Lexicon

This book was definitely one of a kind. Max Barry took all my beliefs about the power words have on us and turned it into a thriller that blew my mind. All of this while keeping us entertained with such an interesting premise. What if there truly a series of words that have the power to destroy us? Depending on our mental state, language is possibly a potent weapon most of us don’t really value the influence of and don’t understand the capability it has of destroying us. We wield the power to jab each other, hurt each other, cause pain or create happiness. What if there were words that we could use to take over another person’s mind? Does the idea truly seem far-fetched? It makes sense to me.

“For each person there is a sentence – a series of words – which has the power to destroy them.” – Philip K. Dick

It was fast-paced, predictable enough to make me feel smart but not enough to piss me off. It was exhilarating and infectious. There could have been some more character development but overall I was not disappointed in the book.  The guy in the book should have been the main protagonist in the book rather than the girl. The story should have analyzed why he was unique in being the only one in the world that could resist the power of words. Also, the antagonist’s motivations weren’t clear enough. An attempt to make him a religious zealot, a cancer patient and a person with just a shitty personality seemed like a Frankensteinish method of stitching up an antagonist that would piss most people of and cause most readers to root for the protagonist. It wasn’t required, but it was a small flaw in the overall amazingness of the book.

I loved how it spun the history of the spoken language from what started in Babylon when God was pissed off and how he split humanity by giving us different languages, with the thrill of a chase. I believe in today’s day and age, most problems are caused by our lack of understanding. If only we could communicate without the barriers of language, we would be so much better off as a whole. Language has a serious binding power. It tethers us together. Whether we are from different regions, different religions or different color or race, language gives us an anchor that knits us people together. I understand this, more so now than I ever did before, living in a country where a common language draws us people together like moths to light. Overhearing someone speak the same language as you works to provide you with a base; it acts as a linchpin that keeps people together and provides comfort to those that feel like they are stranded on an island.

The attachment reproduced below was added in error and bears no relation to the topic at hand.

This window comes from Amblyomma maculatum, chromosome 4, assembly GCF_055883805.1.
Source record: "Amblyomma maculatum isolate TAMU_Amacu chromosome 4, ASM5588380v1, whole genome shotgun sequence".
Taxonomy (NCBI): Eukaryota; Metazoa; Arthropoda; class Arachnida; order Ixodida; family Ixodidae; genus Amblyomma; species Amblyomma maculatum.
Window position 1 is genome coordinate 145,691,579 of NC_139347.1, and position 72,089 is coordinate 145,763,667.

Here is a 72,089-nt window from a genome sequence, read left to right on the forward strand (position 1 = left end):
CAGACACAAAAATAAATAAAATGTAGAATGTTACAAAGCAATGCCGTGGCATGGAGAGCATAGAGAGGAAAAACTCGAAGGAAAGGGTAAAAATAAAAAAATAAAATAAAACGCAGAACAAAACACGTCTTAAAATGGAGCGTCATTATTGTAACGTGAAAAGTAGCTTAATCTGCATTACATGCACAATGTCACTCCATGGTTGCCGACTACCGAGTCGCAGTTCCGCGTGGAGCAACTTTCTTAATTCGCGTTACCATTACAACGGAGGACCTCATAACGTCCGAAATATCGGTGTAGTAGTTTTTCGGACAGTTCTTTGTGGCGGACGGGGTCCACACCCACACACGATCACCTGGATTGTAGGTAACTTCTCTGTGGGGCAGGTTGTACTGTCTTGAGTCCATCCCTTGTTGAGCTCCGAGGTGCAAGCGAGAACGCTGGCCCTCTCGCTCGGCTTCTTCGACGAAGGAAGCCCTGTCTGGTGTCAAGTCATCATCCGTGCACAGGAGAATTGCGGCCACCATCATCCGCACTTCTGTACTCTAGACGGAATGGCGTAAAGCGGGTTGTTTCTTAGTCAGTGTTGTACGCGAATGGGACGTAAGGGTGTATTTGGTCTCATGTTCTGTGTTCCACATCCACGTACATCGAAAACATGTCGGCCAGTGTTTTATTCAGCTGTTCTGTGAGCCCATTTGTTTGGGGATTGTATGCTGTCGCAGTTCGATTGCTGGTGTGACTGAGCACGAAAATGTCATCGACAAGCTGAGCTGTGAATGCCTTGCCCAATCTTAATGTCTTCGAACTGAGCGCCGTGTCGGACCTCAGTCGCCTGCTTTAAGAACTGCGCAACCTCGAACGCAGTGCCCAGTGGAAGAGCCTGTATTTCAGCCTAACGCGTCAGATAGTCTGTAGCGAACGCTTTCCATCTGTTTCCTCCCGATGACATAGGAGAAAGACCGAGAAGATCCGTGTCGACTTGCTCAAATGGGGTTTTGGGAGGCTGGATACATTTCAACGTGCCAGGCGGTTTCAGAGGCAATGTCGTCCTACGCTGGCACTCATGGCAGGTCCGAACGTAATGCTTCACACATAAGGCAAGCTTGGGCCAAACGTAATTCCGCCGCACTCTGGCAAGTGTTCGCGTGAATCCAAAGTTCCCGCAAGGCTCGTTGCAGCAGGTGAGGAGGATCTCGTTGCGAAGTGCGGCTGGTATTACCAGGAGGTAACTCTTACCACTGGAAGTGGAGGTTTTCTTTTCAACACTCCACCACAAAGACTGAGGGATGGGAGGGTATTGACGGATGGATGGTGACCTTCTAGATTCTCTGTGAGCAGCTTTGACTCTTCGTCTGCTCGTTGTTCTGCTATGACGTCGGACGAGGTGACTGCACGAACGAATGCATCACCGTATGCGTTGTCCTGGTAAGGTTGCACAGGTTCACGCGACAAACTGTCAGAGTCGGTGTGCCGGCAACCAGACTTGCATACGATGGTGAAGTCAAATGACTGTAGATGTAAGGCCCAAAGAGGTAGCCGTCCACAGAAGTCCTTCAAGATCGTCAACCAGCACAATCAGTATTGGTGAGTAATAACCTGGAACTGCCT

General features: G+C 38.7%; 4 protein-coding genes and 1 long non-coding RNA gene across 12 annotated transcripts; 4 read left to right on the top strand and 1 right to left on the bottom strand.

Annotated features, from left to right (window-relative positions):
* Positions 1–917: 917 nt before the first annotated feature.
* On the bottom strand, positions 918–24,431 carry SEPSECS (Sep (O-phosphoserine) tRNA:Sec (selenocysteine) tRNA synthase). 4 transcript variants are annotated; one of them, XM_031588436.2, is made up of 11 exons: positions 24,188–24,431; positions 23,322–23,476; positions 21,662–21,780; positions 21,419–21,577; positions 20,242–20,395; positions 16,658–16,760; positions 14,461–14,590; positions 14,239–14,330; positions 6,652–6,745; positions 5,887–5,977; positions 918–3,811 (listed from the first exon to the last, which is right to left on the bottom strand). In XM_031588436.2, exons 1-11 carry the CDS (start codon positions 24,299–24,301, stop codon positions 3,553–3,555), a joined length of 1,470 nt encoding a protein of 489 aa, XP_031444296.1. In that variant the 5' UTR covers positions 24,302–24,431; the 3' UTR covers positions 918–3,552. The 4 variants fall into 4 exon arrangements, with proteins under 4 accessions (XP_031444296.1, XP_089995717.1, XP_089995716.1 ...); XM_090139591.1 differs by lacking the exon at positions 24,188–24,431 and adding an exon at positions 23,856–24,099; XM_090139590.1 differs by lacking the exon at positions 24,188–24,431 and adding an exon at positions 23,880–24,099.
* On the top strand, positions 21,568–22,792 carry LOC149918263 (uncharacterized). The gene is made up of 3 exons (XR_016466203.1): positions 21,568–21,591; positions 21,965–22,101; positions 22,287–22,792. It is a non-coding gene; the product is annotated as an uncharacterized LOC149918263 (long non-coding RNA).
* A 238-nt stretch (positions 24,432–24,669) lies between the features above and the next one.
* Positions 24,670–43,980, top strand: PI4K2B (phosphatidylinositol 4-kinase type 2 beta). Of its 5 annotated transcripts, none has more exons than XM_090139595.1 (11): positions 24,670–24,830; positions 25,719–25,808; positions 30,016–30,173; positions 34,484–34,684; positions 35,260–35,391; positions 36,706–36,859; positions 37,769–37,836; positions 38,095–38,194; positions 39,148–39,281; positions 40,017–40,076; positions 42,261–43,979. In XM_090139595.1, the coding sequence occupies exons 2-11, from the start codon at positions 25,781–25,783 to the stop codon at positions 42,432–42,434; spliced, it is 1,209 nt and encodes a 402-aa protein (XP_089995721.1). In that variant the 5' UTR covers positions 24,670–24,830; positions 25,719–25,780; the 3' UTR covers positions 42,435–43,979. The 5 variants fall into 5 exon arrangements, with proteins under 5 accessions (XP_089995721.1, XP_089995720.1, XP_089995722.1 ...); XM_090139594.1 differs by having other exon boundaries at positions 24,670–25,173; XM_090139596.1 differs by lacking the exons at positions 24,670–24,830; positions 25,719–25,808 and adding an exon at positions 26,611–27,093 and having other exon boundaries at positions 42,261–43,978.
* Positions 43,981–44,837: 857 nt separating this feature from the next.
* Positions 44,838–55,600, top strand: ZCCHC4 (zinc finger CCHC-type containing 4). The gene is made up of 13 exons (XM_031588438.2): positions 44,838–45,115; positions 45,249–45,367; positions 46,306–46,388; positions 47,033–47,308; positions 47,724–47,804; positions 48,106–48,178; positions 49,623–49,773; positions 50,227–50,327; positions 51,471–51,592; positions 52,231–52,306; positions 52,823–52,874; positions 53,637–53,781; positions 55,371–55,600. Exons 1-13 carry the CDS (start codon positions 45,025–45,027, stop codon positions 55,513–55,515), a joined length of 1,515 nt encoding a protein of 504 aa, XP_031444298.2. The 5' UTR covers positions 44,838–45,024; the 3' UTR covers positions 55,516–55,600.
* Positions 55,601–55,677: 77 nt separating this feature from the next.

The book definitely had some seriously awesome quotes that resonated with me. I definitely enjoy books with unique premises such as this and am always on the lookout for more. Give this a try if you are looking for some books that won’t bore you out of your mind.

“It’s defining yourself through the eyes of another. It’s coming to know a human being on a level so intimate that you lose any meaningful distinction between you, and you carry the knowledge that you are insufficient without her every day for twenty years, until she drives an animal transport at you, and you shoot her. It’s that.”

Excerpt From: Max Barry. “Lexicon.”

I guess I felt this quote meant something to me because I was in the throes of passion – ok I am totally exaggerating – but it meant something to me because there was a person I was starting to feel this way about. Obviously, since then, those feelings have calmed from being a torrential downpour to a soft patter of drizzle on a window on a rainy day.

Here’s another something I found interesting on some book’s Goodreads blurb:

In love we find out who we want to be.
In war we find out who we are.

– The Nightingale

Obviously I don’t know what its like to go to war. I was more interested in the love bit.

“Then he discovered God. It had been terribly alarming… He began to see the divine in everything, from the circumvolved fall of a leaf to the fortuitous arrival of an elevator.”

Excerpt From: Max Barry. “Lexicon.”

This is me. This is how I see God. In everything. In the smell of a flower, in the fluffy tufts of clouds, in the night sky filled with stars, in people when they’re not aware that I am watching. He is everywhere. He is inside me. I see Him like no one else does. He is my friend. He is my partner.

Overall this book was great.

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